• iṅrīṅ indicated the comitative 'together with, in the company of', and also had apudessive functions 'next to'. (< PPen riçŋs-niç, with a syncope)
  • ttʌmiṅ indicated the caritive 'without', 'except for', and in certain constructions had malefactive force.
  • th (yup! ~= [tʰə˳]) indicated the standard of comparison. (This postposition bore the entire semantic load of the comparison construction. Comparatives such as they existed in Kibülʌiṅ were simply predicates construed with this postposition's object voice: kārʌ- 'be large' -> thʌ-kārʌ- 'be larger than'.)

For more precise locative senses that don't appear on this list, one uses nouns with conventional locative meanings:

  • hugak-ʌṅ phakri ni
    tree-pgen back at
    'behind a tree', lit. 'at the back of a tree'.

Unlike in Proto-Peninsular, nominal predications require no postposition.

  • haṅre thēr-ō weṅr-i
    1sg fisher-male
    'I am a fisherman'

Verbal morphosyntax

Structure of the verb

The template for the verb is as follows (on two lines so the tables aren't horizontally squished).

-2. Object voice -1. Success -1/2. Stem
0. STEM 1/2. Stem suffix
any postposition,
or none
unmarked: Ø
unsuccessful: miṅ
unmarked: Ø
habitual: 2x redup
STEM nonpast: Ø
past: various
1. Subject voice 2. Static 3. Polarity 4. Mood 5. Syntactic
6. Grounding
zero: Ø
ergative: er
accusative: icc
anticausative: (a)l
inverse: (j)ēr
unmarked: Ø
static: (ʌ)esk
affirmative: Ø
negative: en / iṅ

indicative: Ø
irrealis: a(g)
optative: aŋ / ʌṅ
potential: e
prob.: (a)akimēl
hyperprob.: (a)akūṅbi

finite: Ø
gerund: (a)ak
relative: (a)r
foreground: u
background: i / ʌ
imperative: e

The prefixes of slots -2 and -1 never cause obstruent lenition, but all suffixes surfacing in vowel-initial forms do cause lenition. None of the stops in affixes in bold in this table get lenited themselves.

The allomorphs of the negative and the optative are respectively postvocalic / postconsonantal.

The g of the irrealis appears only before ʌ. Underlying (i.e. glottalised in the stem form) final consonants of object voice markers are deleted when they would form an illegal cluster.

The vowels of the static, gerund, probabilitive and hyperprobabilitive appear only to break up invalid clusters, while the a of the anticausative appears after any consonant, and the a of the relative is only absent directly after the static sk (not even after vowels). However, when the static sk is directly followed by the gerund or the probabilitive and hyperprobabilitive (which diachronically contain it), the expected -sk-ak[...] tends to be telescoped to -sk[...]. (In other words, the gerund is often invisible after the static.)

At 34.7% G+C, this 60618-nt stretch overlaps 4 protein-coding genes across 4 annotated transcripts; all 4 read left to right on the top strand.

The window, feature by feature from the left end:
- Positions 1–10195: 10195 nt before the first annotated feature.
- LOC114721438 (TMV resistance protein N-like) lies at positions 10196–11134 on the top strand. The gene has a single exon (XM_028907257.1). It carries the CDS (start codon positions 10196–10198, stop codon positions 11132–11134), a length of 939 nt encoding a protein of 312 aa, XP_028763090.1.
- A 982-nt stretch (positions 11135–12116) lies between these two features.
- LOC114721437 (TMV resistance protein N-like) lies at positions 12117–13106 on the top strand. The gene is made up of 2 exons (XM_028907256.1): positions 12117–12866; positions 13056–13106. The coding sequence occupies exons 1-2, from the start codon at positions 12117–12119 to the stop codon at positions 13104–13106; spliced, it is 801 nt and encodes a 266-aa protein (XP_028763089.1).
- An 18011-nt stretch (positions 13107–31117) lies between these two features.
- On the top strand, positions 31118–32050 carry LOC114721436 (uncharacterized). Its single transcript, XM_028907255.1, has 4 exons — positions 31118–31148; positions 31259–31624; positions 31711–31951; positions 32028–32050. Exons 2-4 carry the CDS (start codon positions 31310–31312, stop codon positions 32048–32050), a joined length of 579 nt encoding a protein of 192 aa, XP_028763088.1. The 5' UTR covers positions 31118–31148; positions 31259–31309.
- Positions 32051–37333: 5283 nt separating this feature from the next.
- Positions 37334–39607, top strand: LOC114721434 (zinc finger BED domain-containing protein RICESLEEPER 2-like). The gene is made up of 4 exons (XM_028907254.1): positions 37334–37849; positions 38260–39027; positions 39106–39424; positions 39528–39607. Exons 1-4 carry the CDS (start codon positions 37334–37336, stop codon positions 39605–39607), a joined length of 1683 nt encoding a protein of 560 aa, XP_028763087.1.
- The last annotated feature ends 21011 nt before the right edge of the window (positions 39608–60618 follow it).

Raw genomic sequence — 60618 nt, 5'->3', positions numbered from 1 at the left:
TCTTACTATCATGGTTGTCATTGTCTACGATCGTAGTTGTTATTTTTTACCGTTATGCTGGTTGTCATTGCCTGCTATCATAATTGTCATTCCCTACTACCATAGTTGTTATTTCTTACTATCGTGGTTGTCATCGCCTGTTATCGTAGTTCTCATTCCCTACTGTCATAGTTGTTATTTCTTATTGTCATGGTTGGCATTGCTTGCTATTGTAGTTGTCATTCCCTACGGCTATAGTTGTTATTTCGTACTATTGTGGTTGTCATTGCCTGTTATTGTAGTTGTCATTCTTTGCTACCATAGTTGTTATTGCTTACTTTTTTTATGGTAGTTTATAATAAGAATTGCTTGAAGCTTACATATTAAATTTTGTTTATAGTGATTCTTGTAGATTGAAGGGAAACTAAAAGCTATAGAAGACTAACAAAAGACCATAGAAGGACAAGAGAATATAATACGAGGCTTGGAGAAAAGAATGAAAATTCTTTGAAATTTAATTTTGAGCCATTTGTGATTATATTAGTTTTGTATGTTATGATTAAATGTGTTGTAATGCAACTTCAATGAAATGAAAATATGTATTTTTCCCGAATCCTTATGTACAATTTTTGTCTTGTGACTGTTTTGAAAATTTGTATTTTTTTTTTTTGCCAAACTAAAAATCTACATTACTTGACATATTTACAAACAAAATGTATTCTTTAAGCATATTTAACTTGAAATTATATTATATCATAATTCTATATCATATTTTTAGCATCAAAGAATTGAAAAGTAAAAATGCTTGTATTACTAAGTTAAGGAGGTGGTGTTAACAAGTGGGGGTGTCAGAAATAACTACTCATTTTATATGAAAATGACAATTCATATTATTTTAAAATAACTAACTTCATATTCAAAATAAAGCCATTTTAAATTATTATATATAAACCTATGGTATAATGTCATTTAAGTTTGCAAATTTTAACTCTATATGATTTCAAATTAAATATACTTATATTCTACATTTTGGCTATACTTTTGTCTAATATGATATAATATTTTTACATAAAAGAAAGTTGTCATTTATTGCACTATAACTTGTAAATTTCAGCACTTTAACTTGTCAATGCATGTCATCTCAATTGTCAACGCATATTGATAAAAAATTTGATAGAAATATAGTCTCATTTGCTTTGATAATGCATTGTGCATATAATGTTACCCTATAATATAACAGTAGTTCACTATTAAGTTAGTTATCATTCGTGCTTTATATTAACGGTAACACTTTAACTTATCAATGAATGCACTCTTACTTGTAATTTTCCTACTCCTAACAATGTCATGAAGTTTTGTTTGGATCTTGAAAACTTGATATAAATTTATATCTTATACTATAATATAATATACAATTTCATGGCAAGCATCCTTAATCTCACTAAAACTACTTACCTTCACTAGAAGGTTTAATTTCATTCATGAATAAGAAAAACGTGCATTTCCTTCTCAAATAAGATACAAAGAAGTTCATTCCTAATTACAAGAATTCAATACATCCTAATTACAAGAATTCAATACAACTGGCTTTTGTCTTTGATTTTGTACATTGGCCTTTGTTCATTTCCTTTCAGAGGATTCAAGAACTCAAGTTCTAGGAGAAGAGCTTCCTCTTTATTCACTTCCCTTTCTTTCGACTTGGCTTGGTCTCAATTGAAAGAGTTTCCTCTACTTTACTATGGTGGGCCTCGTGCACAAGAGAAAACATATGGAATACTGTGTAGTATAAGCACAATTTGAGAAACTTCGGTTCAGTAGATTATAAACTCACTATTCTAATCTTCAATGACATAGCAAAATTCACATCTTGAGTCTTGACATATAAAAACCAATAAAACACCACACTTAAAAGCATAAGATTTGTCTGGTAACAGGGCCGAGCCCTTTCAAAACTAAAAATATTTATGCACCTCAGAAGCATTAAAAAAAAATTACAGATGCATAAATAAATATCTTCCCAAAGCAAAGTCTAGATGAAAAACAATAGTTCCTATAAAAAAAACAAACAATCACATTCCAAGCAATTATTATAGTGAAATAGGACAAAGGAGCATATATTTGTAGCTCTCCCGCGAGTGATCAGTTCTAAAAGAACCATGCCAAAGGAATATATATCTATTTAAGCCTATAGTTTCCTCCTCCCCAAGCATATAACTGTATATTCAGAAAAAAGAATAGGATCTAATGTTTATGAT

The j of the inverse only appears when the inverse would fall together with the ergative otherwise, for instance after stem-final nonhigh vowels: but in some varieties it appears always.

Of the two background morphs, i appears in the indicative and ʌ elsewhere.

Argument roles and voice

A prototypical clause in Kibülʌiṅ has up to two noun phrase arguments, a subject and an object. If an object appears, a subject must. Both subject and object can correspond to a wide variety of semantic roles. Their roles are specified in the clause by a pair of voice-marking slots on the verb, in a mostly orthogonal fashion.

The names of the subject voices are chosen to agree with those standard in Peninsular philology when that's not misleading. Their functions are as follows.

  • Zero voice means the subject is experiencer or force, or intransitive argument of a non-volitional predicate. It is used for what would otherwise be standard agent+patient clauses when the putative agent has low volition and low control of the situation. It is also used for a somewhat wider selection of roles in 2S clauses (below).
  • Ergative voice means the subject is agent (volitional / controlling).
  • Accusative voice means the subject is patient, recipient, beneficiary, or transitive theme.
  • Anticausative voice can be considered a marked variant of the accusative voice, used to emphasise that no agent exists. It often connotes that the event is accidental and/or undesirable.
  • Inverse voice is anomalous: though formally a subject voice, it means that the object is agent. In inverse voice clauses the subject can take any of the roles proper to the zero or accusative voices, and the subject's role is not further marked. (This voice arose from a sequence *ixr-as: seemingly this should be analysed as a construction to emphasise the agency of the agent demoted to object in an erstwhile causative.)

The object voices, which are more or less applicatives in that they don't increase valence, have markers formally identical with the postpositions. Any postposition can appear in this slot, giving its role to the object of the verb. When the object has one of the core roles, or there is no object, the object voice slot is empty.

If a given transitive clause could be set with its arguments in either of two orders, the subject will be chosen as the more topical and the object as the more focussed.